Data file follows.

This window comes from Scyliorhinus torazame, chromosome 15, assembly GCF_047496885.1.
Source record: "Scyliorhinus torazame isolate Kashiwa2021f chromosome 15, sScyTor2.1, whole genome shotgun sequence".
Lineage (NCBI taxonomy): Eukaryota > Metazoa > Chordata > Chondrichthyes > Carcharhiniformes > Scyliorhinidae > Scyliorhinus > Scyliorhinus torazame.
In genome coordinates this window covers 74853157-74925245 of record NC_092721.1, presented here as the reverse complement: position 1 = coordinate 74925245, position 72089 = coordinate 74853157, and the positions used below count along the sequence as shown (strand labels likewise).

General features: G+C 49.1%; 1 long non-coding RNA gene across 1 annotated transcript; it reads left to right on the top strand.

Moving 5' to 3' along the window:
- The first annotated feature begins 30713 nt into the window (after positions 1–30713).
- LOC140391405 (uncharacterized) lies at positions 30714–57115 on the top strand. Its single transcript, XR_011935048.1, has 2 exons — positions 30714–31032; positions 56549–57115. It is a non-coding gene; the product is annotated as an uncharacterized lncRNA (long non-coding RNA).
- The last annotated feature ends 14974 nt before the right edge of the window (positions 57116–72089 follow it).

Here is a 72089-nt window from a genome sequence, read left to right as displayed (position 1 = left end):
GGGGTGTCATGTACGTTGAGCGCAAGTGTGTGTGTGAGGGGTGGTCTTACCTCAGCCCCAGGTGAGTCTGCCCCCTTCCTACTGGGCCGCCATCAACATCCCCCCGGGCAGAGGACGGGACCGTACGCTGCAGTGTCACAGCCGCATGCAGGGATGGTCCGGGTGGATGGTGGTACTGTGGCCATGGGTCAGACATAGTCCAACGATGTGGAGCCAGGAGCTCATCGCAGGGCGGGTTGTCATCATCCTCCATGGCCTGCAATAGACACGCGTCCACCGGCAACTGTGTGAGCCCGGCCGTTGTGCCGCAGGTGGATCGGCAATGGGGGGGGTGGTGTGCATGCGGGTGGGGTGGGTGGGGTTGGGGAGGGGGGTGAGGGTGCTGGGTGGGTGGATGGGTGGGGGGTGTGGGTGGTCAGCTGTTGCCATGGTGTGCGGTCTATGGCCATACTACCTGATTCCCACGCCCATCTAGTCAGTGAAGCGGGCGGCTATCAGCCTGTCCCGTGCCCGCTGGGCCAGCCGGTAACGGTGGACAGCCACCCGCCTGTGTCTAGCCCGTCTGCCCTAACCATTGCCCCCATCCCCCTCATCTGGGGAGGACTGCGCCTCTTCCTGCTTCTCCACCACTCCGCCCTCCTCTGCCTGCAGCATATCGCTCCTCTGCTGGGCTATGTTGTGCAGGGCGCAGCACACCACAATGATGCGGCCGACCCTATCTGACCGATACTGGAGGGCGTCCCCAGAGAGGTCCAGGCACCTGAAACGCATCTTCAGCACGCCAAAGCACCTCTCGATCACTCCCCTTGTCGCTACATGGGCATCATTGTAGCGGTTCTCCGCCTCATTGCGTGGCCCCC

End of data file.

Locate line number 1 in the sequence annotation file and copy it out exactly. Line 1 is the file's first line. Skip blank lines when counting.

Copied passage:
This window comes from Scyliorhinus torazame, chromosome 15, assembly GCF_047496885.1.